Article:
Statistics continuously show that women are not self-promoting themselves enough at work. Various women of power and influence have waded in on the debate and have given their advice on why we are failing in our attempts.
Sheryl Sandberg mostly known for being the most prominent woman hailing from Silicone Valley and current COO of Facebook has written a whole book on the issue, Lean In. The book is focused on encouraging women to pursue their ambitions, and changing the conversation from what they can’t do to what they can do.
Like many I applauded her efforts.She took a strong stance on issues that are the cause of contention for most women at pivotal stages in their career . Whether that be your first performance review through to a maternity exit and return, their is plenty of measured advice worth reading.
Another leading lady I follow, Susan Cain did an excellent TED talk on,The power of the introverts. Cain provides an in-depth look at recognising how our personality type could unlock greater powers of influence and persuasion especially advantageous in work scenarios. Making a strong case for the quite and contemplative resonates with many who recognise the strength in these attributes.
So with the above as food for thought, take the below as your starter for ten.
Self promotion starts long before your review meeting. Some of the most successful women in the world, all have one thing in common. That one thing has been consistency in their self-promotion. So build this in to your daily checklist and you will start seeing endless opportunities to pitch your efforts appropriately.
We all know the power of words being our strongest social currency if used well. They are worth their weight in compensation when it comes to those important meetings with your manager. So spend some time thinking about what key words you are going to use and actually build your pitch around them.
Stay close to tangible facts, what events or pieces of work had a direct result on the team or business. Find the links before you have the meeting and quantify them. Directly linking your efforts to measurable stats will often leave little doubt that you are in the driving seat of your career.
I have to smile on the number of posts I see floating around on howpower poses help at work. If you are not familiar, it’s basically having the right body language. High power poses vs low power poses are known for getting results. As silly as you may feel doing this they actually make a big difference, so as they say ‘fake it till you make it.’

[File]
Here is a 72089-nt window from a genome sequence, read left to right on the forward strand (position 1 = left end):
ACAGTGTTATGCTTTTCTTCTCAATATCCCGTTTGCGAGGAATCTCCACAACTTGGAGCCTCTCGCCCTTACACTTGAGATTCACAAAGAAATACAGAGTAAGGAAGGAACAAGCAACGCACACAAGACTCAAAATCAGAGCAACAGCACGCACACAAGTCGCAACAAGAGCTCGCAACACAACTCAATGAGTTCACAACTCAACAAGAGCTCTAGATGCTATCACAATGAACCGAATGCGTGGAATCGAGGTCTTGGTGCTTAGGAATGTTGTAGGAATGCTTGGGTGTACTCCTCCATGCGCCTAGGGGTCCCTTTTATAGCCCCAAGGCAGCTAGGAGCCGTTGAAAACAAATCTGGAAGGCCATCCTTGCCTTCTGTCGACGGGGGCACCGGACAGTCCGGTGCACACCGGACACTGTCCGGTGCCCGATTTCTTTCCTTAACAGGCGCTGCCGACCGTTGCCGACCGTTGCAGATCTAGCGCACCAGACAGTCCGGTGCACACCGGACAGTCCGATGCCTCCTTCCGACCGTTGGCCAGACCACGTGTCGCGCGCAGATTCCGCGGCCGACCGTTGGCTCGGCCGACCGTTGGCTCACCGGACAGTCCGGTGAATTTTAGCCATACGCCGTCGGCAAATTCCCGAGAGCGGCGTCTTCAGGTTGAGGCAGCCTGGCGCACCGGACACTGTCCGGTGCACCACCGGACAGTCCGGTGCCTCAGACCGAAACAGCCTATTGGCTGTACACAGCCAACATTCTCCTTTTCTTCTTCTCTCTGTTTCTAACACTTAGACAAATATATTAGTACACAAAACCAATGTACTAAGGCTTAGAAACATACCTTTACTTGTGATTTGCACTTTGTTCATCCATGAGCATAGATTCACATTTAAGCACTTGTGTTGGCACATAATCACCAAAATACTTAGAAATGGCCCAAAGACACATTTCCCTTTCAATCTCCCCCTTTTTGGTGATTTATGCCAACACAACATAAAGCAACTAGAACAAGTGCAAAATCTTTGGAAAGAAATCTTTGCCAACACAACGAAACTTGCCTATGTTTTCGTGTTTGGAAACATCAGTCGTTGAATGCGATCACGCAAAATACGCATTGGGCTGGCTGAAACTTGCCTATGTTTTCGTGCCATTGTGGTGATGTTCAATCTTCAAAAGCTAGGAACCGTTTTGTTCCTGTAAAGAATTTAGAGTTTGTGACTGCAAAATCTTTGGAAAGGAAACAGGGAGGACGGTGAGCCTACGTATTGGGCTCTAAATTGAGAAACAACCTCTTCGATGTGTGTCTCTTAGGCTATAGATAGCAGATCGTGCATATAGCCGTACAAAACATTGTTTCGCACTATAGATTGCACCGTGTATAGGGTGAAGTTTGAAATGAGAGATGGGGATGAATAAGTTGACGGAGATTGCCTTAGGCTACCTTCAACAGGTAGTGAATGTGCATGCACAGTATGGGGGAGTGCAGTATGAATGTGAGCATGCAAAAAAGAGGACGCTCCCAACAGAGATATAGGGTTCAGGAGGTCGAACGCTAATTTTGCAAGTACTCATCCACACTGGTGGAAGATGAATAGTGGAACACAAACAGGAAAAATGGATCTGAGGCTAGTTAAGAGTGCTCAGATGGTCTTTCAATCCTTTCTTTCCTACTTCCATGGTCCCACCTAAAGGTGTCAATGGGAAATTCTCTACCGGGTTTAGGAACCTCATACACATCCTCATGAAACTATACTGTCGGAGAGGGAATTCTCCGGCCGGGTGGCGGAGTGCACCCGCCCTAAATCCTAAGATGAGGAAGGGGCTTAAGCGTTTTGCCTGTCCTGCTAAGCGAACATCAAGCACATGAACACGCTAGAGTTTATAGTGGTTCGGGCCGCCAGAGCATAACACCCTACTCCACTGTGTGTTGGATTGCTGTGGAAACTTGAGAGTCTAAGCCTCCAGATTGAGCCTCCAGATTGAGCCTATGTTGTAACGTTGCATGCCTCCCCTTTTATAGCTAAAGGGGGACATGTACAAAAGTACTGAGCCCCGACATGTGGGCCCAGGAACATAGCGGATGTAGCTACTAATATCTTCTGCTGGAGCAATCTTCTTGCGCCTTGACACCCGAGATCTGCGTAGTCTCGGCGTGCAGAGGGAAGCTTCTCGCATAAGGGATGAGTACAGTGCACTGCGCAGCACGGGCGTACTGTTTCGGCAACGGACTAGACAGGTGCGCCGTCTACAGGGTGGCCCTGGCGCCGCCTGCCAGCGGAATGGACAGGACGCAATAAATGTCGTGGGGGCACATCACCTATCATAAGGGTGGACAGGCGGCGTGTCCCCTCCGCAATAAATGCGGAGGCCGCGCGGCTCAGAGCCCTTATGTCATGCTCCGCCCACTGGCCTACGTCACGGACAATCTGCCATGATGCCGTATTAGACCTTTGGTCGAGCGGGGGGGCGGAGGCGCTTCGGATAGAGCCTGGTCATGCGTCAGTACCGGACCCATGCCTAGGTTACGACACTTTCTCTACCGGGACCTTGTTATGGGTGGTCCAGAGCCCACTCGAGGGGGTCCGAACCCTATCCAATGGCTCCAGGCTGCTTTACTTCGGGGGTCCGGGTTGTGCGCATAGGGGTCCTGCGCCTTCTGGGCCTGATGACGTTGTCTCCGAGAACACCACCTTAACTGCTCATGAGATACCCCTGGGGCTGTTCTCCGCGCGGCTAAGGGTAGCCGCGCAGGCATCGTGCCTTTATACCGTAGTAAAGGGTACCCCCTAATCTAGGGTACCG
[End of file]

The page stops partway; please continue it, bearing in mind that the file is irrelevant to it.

This is the one time you can state your claim and not be apologetic. If you feel a payrise is in order then ask for it. Equally if a bonus is an option state you should be considered. A tactic I often observed in many compensation rounds was stating your claim and allowing the silence to follow. Those few seconds may feel excruciating but allow that pause as they will work in your favour, your manager will be filling in the gaps.
Often candidates are scrutinised for not holding eye contact with their future employers. This is just as important at review meetings if not more. Holding eye contact at the right time with your employer shows you are fully engaged with the process.
Laws of attraction
Success breeds success and its paramount you celebrate your small successes. A colleague I once worked with was a huge advocate of doing this. This not only helps you keep track of your goals but is a positive reflection of your journey for others to see. This is a genuine form of self promotion based on real achievement.
If you are known for going into Soprano when the pressure is on relax we here you on this. Many women struggle with controlling their pitch in stressful conversations! This is easily overcome with practice. A great way to do this write out key statements you will be using in your meeting. Practice out loud reading what you have written, you will be taking your nerves for a test drive and recognise where the stress points are and eliminate them.